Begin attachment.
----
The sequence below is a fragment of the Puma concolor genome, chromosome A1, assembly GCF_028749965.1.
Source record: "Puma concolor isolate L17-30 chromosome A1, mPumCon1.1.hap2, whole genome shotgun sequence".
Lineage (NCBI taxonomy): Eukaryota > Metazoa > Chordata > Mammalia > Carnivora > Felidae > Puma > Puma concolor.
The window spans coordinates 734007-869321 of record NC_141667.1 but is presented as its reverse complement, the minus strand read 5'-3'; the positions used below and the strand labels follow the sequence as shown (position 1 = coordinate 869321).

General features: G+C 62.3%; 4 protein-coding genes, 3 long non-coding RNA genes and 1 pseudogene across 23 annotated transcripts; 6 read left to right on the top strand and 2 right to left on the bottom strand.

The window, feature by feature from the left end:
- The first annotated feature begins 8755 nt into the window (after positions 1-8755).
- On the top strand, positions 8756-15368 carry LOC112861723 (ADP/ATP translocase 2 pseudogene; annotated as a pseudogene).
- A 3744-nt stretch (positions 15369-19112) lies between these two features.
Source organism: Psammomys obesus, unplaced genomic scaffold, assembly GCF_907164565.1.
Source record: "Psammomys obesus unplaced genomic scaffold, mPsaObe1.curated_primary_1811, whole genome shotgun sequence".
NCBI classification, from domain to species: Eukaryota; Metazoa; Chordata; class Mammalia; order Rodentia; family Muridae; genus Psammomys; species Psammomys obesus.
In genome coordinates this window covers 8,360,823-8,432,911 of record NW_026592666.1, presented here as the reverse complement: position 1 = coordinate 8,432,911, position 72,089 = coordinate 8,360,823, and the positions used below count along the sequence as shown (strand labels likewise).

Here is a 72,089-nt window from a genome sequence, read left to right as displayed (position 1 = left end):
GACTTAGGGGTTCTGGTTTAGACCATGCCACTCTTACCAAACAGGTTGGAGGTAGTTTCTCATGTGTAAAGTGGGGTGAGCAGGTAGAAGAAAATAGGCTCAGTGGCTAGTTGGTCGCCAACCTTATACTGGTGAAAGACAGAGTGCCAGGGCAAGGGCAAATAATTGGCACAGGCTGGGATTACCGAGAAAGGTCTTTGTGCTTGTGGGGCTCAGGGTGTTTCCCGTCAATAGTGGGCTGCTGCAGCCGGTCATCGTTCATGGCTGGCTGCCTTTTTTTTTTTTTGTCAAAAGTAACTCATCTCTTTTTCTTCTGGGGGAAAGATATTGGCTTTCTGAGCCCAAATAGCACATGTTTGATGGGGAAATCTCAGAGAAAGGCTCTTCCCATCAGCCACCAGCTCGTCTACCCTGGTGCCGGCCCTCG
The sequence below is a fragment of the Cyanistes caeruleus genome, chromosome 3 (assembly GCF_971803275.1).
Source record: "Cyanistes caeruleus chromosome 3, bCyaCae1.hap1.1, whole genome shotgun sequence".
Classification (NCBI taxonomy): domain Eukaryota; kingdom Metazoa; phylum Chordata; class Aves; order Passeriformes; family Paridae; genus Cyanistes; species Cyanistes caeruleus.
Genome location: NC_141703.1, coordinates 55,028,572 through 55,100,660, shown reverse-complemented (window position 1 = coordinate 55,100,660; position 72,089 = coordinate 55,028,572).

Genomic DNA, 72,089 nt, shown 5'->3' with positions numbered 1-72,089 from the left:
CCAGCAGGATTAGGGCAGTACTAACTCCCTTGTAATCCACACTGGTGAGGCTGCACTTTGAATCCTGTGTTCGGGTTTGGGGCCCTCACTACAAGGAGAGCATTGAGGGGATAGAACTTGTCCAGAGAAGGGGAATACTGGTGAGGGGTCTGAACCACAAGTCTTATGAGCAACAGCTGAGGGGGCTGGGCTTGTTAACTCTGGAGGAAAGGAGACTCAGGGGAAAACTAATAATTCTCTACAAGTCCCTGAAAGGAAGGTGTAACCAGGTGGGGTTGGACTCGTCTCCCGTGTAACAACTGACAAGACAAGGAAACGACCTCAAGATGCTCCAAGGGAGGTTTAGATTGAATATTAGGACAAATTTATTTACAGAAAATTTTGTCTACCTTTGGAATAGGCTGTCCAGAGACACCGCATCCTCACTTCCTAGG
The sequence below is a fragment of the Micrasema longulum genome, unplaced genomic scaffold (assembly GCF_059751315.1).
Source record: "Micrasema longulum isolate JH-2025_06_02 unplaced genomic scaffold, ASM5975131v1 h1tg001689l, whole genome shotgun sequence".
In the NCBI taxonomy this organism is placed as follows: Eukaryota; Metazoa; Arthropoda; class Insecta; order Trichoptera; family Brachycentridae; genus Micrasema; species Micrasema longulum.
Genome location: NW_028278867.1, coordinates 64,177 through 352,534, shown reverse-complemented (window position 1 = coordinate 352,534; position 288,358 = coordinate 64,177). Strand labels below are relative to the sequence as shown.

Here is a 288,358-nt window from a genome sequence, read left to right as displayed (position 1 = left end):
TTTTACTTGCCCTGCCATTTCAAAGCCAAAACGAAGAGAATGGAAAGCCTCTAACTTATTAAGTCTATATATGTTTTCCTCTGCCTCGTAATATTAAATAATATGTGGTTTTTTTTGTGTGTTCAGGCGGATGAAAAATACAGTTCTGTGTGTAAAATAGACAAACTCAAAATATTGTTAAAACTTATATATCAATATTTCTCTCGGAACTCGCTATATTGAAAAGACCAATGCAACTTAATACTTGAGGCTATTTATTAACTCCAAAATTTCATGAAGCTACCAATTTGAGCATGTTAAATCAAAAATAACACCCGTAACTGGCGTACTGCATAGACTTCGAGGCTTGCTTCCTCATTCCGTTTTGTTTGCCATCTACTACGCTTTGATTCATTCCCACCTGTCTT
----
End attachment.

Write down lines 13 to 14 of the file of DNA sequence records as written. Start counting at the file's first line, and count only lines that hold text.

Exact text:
In genome coordinates this window covers 8,360,823-8,432,911 of record NW_026592666.1, presented here as the reverse complement: position 1 = coordinate 8,432,911, position 72,089 = coordinate 8,360,823, and the positions used below count along the sequence as shown (strand labels likewise).

Here is a 72,089-nt window from a genome sequence, read left to right as displayed (position 1 = left end):